Education has been a journey for Ange Therese Akono – both figuratively and literally.
Her studies started in her home country of Cameroon, took her to the leading engineering school in France, and then to a doctorate program at the Massachusetts Institute of Technology.
One of ASCE’s 2016 class of New Faces of Civil Engineering Professionals, Akono now is a tenure-track assistant professor at the University of Illinois at Urbana-Champaign, helping the next generation of civil engineers along their own journeys.
“I have been extremely empowered by my first-class engineering education,” Akono, Ph.D., A.M.ASCE, said. “As an engineer, we learn to solve complex problems, we learn to make critical decisions, and we also learn to be remarkably creative. Being able to assess a puzzling situation and see the endless possibilities where other people might see a dead end is a life-changing experience.
“So I really want to empower my students through scientific research and education. I want them to feel as confident as I felt at the end of my graduate studies.”
It isn’t difficult for Akono, 28, to relate to her students. It wasn’t long ago that she was a first-year graduate student at M.I.T, fresh off a master’s degree in mechanical engineering from Ecole Polytechnique in France and new to America.
She didn’t get time to relax. It was: Here’s the lab, get to work.
“I remember my first day I felt so much overwhelmed because I knew nothing about scientific experimentation,” said Akono, laughing now. “I knew nothing at all.”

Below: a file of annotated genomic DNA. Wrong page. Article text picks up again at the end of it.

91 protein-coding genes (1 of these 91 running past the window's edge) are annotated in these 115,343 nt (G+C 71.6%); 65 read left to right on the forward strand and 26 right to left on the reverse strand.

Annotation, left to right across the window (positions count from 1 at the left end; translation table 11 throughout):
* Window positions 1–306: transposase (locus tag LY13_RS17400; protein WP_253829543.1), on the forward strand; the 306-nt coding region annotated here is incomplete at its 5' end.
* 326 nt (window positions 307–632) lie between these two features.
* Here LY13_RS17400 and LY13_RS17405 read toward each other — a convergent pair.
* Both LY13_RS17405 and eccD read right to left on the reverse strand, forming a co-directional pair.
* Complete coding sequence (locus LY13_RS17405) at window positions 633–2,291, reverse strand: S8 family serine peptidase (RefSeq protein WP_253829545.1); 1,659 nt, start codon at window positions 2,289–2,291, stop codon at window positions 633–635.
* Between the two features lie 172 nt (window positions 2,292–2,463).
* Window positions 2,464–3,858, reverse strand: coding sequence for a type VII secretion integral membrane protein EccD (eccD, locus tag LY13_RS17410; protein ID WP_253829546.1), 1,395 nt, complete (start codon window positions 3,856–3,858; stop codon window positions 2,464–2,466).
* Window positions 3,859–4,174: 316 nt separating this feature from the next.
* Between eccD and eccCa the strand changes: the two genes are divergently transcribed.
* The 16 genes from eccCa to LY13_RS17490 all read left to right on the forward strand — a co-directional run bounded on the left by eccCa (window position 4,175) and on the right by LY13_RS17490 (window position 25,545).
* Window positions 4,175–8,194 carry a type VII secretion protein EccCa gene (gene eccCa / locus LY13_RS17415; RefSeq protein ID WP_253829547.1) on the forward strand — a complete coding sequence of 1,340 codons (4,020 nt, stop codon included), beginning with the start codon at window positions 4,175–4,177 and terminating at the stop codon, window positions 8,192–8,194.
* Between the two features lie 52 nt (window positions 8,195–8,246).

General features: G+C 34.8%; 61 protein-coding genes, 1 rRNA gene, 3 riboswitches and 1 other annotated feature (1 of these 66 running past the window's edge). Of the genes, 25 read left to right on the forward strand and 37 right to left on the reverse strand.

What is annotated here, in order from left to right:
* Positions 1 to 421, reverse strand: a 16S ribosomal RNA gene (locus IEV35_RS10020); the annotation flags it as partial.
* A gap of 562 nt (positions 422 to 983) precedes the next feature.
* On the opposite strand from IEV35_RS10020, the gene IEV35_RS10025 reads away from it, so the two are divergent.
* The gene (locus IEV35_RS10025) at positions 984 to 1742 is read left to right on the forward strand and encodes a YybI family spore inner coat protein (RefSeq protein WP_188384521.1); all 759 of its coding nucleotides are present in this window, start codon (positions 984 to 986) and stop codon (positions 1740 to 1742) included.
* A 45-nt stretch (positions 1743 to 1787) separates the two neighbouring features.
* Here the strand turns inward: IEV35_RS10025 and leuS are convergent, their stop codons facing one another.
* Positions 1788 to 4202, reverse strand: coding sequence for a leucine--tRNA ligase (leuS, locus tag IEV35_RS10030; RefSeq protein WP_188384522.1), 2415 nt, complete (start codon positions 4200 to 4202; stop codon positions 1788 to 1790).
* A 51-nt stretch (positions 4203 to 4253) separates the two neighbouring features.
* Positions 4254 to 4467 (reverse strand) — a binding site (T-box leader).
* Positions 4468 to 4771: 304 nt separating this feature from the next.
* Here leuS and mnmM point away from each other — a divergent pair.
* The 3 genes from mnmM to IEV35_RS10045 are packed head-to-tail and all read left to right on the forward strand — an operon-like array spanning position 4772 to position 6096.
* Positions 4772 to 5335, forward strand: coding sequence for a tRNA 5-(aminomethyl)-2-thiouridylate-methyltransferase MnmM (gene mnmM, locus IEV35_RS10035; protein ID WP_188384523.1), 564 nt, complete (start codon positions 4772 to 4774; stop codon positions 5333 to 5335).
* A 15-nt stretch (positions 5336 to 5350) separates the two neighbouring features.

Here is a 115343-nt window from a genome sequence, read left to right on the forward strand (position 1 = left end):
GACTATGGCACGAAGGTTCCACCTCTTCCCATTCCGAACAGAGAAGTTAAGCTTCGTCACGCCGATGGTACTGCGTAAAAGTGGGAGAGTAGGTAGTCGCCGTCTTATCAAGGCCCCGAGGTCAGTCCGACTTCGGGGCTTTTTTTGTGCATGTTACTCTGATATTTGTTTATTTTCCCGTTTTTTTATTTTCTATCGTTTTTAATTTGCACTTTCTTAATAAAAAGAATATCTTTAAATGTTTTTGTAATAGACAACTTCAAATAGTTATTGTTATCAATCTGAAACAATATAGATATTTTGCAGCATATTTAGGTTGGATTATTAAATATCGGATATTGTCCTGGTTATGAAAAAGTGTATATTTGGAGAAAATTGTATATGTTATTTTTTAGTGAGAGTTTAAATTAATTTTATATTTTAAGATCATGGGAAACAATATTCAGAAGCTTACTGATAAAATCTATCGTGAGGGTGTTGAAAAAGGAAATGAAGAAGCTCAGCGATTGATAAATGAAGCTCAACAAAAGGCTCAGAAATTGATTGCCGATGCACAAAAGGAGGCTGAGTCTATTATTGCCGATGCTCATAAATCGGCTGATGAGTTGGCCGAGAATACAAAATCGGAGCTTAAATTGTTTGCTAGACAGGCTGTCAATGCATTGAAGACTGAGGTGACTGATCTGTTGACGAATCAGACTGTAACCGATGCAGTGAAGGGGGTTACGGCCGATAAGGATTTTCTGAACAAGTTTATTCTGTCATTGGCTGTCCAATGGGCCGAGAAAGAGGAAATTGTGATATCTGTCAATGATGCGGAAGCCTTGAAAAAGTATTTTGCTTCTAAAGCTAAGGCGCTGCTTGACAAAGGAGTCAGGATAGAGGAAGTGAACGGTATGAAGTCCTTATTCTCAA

She got encouragement from the professors and lab staff but no shortcuts. She built her lab from scratch, so that three years later when she had become laboratory-fluent, the accomplishment was that much sweeter. It’s how she approaches her lab students to this day.
“It was very fulfilling to be able to conduct the experiments I had designed and interpret the results using the theoretical model that I had built,” Akono said. “So I wanted my students to have that same vivid experience. This is why I went into education.”
She says her strategies in the classroom are based on a combination of positive reinforcement and challenge. She even celebrates learning from failure.
“I tell them it’s OK to fail at times. Failing and trying harder is part of the learning process,” Akono said. “For me, in my lab, if you don’t fail, you will not learn to acknowledge your mistakes and you will not develop empathy.”
And Akono’s education journey isn’t complete. It’s an ongoing adventure.
“It is still a learning curve,” Akono said. “Every day I am discovering new aspects and novel ways to relate to students. I absolutely love teaching.”
ASCE’s New Faces of Civil Engineering recognition programs highlight the next generation of civil engineering leaders. By showcasing young, diverse, talented engineers the program shows that engineering is an exciting profession open to everyone. Ten honorees are selected by ASCE in each of two divisions: collegiate and professional.
The honorees will be recognized during Engineers Week, which starts Feb. 21, and at ASCE’s annual Outstanding Projects And Leaders (OPAL) Gala, March 17, in Arlington, VA.